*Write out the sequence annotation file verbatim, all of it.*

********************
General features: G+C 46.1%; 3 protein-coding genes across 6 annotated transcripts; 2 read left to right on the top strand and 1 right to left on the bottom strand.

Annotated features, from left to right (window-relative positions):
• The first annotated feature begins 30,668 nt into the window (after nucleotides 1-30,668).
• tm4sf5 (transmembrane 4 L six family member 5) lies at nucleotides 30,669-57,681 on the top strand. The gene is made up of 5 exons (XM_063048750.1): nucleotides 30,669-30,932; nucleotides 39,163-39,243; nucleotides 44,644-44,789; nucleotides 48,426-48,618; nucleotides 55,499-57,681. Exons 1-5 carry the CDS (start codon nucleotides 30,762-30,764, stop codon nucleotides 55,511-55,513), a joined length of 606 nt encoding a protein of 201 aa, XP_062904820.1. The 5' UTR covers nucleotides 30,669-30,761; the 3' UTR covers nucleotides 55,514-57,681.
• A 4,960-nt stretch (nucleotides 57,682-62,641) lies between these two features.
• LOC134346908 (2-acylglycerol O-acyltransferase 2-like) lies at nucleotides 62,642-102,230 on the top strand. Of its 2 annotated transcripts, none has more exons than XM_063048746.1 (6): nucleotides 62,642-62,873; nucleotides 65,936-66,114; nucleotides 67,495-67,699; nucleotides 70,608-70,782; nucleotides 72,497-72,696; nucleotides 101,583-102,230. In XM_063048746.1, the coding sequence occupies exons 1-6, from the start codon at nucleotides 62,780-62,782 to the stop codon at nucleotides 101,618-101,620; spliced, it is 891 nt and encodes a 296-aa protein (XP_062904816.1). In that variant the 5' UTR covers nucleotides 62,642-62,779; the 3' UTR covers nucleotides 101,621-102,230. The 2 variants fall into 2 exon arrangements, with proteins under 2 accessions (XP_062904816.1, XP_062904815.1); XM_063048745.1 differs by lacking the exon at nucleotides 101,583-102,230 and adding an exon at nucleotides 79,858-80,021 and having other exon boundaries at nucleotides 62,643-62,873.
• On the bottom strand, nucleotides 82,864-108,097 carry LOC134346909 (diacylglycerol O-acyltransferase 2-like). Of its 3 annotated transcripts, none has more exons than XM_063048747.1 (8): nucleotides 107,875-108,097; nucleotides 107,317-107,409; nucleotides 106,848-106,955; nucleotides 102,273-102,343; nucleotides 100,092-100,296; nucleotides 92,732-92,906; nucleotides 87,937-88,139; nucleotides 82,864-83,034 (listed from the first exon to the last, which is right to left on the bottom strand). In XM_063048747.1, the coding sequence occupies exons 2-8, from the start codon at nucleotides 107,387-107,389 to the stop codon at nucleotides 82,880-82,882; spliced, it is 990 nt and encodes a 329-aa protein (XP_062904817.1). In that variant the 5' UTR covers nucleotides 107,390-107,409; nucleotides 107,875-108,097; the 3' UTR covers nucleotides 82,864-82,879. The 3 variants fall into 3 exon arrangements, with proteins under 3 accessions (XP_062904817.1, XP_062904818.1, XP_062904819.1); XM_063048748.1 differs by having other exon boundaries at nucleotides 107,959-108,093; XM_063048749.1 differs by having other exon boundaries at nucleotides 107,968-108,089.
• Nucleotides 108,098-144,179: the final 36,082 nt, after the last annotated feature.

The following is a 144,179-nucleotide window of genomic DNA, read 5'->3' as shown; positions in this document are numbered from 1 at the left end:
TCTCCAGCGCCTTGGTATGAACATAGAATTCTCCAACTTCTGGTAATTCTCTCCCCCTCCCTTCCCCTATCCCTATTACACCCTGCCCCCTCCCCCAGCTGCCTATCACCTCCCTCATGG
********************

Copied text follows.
General features: G+C 46.1%; 3 protein-coding genes across 6 annotated transcripts; 2 read left to right on the top strand and 1 right to left on the bottom strand.

Annotated features, from left to right (window-relative positions):
• The first annotated feature begins 30,668 nt into the window (after nucleotides 1-30,668).
• tm4sf5 (transmembrane 4 L six family member 5) lies at nucleotides 30,669-57,681 on the top strand. The gene is made up of 5 exons (XM_063048750.1): nucleotides 30,669-30,932; nucleotides 39,163-39,243; nucleotides 44,644-44,789; nucleotides 48,426-48,618; nucleotides 55,499-57,681. Exons 1-5 carry the CDS (start codon nucleotides 30,762-30,764, stop codon nucleotides 55,511-55,513), a joined length of 606 nt encoding a protein of 201 aa, XP_062904820.1. The 5' UTR covers nucleotides 30,669-30,761; the 3' UTR covers nucleotides 55,514-57,681.
• A 4,960-nt stretch (nucleotides 57,682-62,641) lies between these two features.
• LOC134346908 (2-acylglycerol O-acyltransferase 2-like) lies at nucleotides 62,642-102,230 on the top strand. Of its 2 annotated transcripts, none has more exons than XM_063048746.1 (6): nucleotides 62,642-62,873; nucleotides 65,936-66,114; nucleotides 67,495-67,699; nucleotides 70,608-70,782; nucleotides 72,497-72,696; nucleotides 101,583-102,230. In XM_063048746.1, the coding sequence occupies exons 1-6, from the start codon at nucleotides 62,780-62,782 to the stop codon at nucleotides 101,618-101,620; spliced, it is 891 nt and encodes a 296-aa protein (XP_062904816.1). In that variant the 5' UTR covers nucleotides 62,642-62,779; the 3' UTR covers nucleotides 101,621-102,230. The 2 variants fall into 2 exon arrangements, with proteins under 2 accessions (XP_062904816.1, XP_062904815.1); XM_063048745.1 differs by lacking the exon at nucleotides 101,583-102,230 and adding an exon at nucleotides 79,858-80,021 and having other exon boundaries at nucleotides 62,643-62,873.
• On the bottom strand, nucleotides 82,864-108,097 carry LOC134346909 (diacylglycerol O-acyltransferase 2-like). Of its 3 annotated transcripts, none has more exons than XM_063048747.1 (8): nucleotides 107,875-108,097; nucleotides 107,317-107,409; nucleotides 106,848-106,955; nucleotides 102,273-102,343; nucleotides 100,092-100,296; nucleotides 92,732-92,906; nucleotides 87,937-88,139; nucleotides 82,864-83,034 (listed from the first exon to the last, which is right to left on the bottom strand). In XM_063048747.1, the coding sequence occupies exons 2-8, from the start codon at nucleotides 107,387-107,389 to the stop codon at nucleotides 82,880-82,882; spliced, it is 990 nt and encodes a 329-aa protein (XP_062904817.1). In that variant the 5' UTR covers nucleotides 107,390-107,409; nucleotides 107,875-108,097; the 3' UTR covers nucleotides 82,864-82,879. The 3 variants fall into 3 exon arrangements, with proteins under 3 accessions (XP_062904817.1, XP_062904818.1, XP_062904819.1); XM_063048748.1 differs by having other exon boundaries at nucleotides 107,959-108,093; XM_063048749.1 differs by having other exon boundaries at nucleotides 107,968-108,089.
• Nucleotides 108,098-144,179: the final 36,082 nt, after the last annotated feature.

The following is a 144,179-nucleotide window of genomic DNA, read 5'->3' as shown; positions in this document are numbered from 1 at the left end:
TCTCCAGCGCCTTGGTATGAACATAGAATTCTCCAACTTCTGGTAATTCTCTCCCCCTCCCTTCCCCTATCCCTATTACACCCTGCCCCCTCCCCCAGCTGCCTATCACCTCCCTCATGG